2. Wettables

In its raw form, wettables are dry, powdery formulations that are finely ground. Under a naked eye, dry formulations and wettable powders look the same, but they are very different when already used as termiticides. Wettables, from the name itself, are to be mixed with water before they can be applied to wood. After mixing with water, wettable powders look like WML's.

Types of Control Using Termiticides

Termites react differently to different classes of termiticides (see my separate article on this topic entitled “An Extensive Guide to the Different Classes of Termiticides”). Moreover, the impact of the termiticide used also varies depending on the method by which the chemicals are used. Normally, termiticides can be applied directly into the soil or on the surface of the wood materials used in the construction of the building. In a new termite control technology, termiticides are used as long-term baits to termites.

To date, two types of control make use of termiticides, these are: (1) Direct Termite Repellents and (2) Indirect Termite Repellents (also known as non-repellents).

1. Direct Termite Repellents

These termiticides are strong enough to kill termites on the spot the moment that they "touch" any material that is treated with the chemical. Properties with severe termite problems are often treated with such type of termiticides because the damage has to be controlled as fast as possible. However, newer researches have revealed that these types of termiticides are not very effective in killing the entire population of the termite colony that infests in the property, especially when the colony is still not found or is difficult to reach.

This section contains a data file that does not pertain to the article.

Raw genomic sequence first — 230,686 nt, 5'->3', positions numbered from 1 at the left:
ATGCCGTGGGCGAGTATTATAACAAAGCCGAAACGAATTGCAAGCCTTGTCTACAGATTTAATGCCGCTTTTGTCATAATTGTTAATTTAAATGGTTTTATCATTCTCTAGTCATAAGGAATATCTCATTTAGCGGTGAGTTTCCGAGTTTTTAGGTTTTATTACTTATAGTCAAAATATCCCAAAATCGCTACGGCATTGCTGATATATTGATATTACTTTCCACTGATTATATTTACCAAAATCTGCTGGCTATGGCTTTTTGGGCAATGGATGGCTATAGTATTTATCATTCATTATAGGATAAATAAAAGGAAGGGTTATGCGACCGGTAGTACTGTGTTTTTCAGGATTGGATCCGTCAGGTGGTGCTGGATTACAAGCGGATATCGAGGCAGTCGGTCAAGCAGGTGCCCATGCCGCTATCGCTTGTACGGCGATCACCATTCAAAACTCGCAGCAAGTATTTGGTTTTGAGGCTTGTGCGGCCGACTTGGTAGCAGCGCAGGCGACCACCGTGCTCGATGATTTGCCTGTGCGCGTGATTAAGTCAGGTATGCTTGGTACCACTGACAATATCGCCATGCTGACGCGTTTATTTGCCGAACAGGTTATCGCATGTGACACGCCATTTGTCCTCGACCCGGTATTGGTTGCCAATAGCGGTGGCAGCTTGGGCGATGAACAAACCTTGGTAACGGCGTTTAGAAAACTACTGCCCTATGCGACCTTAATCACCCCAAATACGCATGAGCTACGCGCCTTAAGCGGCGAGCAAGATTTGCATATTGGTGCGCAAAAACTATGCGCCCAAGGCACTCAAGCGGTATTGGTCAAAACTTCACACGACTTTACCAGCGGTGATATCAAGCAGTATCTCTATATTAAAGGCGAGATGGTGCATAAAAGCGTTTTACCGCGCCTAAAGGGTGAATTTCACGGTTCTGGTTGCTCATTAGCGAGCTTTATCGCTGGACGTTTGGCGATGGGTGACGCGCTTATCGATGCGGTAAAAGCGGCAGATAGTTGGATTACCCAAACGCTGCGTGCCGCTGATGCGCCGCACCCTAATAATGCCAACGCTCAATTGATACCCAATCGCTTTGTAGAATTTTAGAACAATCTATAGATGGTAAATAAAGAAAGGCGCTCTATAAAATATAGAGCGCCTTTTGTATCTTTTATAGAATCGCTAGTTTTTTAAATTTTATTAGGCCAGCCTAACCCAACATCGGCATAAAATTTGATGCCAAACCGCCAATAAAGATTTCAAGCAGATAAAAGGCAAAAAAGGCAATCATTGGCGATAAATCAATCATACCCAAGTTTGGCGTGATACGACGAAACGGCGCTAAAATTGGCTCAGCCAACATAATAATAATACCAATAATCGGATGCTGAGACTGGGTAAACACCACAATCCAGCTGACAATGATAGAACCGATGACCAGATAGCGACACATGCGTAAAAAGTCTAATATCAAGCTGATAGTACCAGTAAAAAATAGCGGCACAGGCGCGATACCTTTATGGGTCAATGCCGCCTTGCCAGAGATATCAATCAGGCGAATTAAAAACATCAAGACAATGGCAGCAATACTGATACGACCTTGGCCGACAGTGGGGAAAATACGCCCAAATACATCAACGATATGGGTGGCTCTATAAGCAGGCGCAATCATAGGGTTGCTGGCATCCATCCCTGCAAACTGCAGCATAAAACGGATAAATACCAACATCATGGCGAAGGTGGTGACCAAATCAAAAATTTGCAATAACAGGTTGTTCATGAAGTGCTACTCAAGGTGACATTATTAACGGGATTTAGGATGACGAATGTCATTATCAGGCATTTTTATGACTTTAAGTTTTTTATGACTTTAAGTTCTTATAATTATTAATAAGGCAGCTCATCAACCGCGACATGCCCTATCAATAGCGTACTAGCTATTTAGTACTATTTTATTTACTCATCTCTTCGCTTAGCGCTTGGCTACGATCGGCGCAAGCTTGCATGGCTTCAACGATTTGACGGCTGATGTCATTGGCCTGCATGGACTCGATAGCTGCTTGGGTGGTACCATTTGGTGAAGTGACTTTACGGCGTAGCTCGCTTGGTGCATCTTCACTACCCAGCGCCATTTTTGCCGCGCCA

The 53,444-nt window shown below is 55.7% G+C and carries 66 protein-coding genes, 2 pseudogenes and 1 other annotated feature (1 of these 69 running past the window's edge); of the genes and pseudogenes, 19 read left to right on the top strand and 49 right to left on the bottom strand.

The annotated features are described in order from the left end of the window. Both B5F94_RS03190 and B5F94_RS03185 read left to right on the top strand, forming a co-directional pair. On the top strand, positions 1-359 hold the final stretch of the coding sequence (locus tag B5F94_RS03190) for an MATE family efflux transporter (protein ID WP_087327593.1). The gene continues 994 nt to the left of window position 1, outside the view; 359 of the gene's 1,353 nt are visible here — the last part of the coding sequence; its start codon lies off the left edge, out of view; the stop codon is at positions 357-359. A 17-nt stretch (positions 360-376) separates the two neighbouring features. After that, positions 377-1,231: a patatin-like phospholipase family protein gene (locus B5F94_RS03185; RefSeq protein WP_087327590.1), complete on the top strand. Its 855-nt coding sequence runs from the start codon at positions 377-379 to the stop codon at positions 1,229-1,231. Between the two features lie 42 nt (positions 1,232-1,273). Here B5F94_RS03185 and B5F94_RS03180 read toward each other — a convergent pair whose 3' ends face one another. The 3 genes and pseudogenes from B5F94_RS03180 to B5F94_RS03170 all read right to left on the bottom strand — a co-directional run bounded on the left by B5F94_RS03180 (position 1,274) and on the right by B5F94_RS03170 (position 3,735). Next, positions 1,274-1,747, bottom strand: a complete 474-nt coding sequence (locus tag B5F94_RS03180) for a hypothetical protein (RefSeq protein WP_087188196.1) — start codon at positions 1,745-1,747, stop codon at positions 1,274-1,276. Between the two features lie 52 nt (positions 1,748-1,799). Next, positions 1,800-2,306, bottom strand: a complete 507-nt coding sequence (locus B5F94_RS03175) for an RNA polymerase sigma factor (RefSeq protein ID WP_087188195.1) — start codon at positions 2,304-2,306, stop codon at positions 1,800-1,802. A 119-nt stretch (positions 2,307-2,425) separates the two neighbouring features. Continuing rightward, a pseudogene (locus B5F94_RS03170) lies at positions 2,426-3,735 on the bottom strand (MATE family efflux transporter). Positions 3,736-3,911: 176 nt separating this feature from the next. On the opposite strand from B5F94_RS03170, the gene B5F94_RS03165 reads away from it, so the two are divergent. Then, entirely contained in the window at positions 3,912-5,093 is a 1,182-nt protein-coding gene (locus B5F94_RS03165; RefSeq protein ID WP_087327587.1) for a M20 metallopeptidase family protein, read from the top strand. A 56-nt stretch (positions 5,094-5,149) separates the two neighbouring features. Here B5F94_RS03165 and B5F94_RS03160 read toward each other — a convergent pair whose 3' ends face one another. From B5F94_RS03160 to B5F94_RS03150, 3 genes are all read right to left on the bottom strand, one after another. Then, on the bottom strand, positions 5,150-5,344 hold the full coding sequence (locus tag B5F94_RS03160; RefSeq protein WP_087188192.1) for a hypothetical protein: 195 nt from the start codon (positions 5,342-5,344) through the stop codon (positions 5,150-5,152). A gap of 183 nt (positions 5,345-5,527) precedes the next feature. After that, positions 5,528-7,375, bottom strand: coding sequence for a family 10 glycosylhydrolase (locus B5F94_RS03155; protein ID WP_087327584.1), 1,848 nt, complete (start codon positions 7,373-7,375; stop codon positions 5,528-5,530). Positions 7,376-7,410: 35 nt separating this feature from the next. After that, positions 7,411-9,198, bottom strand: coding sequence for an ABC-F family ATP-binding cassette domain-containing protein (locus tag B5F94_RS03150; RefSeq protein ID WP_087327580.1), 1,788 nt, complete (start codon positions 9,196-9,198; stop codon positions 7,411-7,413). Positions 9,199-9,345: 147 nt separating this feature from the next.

2. Indirect Termite Repellents

The reason why indirect termite repellents are gaining more favor nowadays is because of its ability to "deceive" termites. Although indirect termite repellents are still deadly to termites, its effects to termites do not appear fast, giving the termites that have ingested it time to go back to the chambers of their colony.

The method makes use of the nature of worker termites. Inside the colony, worker termites also feed the queen, the soldiers and the larvae. They feed the other members of the colony with the food that they have digested themselves. Thus, if these termites have ingested indirect termiticides they will be feeding the others with poison. In the long run, the entire colony will suffer poisoning even while the others have not actually taken the termiticide.

Legal Termiticides

No matter now sugar-coated termiticides are promoted, these chemicals are still poisonous and over the years, some termiticides have actually become infamous because of their harmful effects to humans. However, there are stricter standards already imposed nowadays that aim to prevent the problems caused by termiticides to happen again. All legal and safe termiticides are EPA-approved and tested. The EPA acknowledgement seal is present on all approved termiticide labels.

Michael Rozatoru :)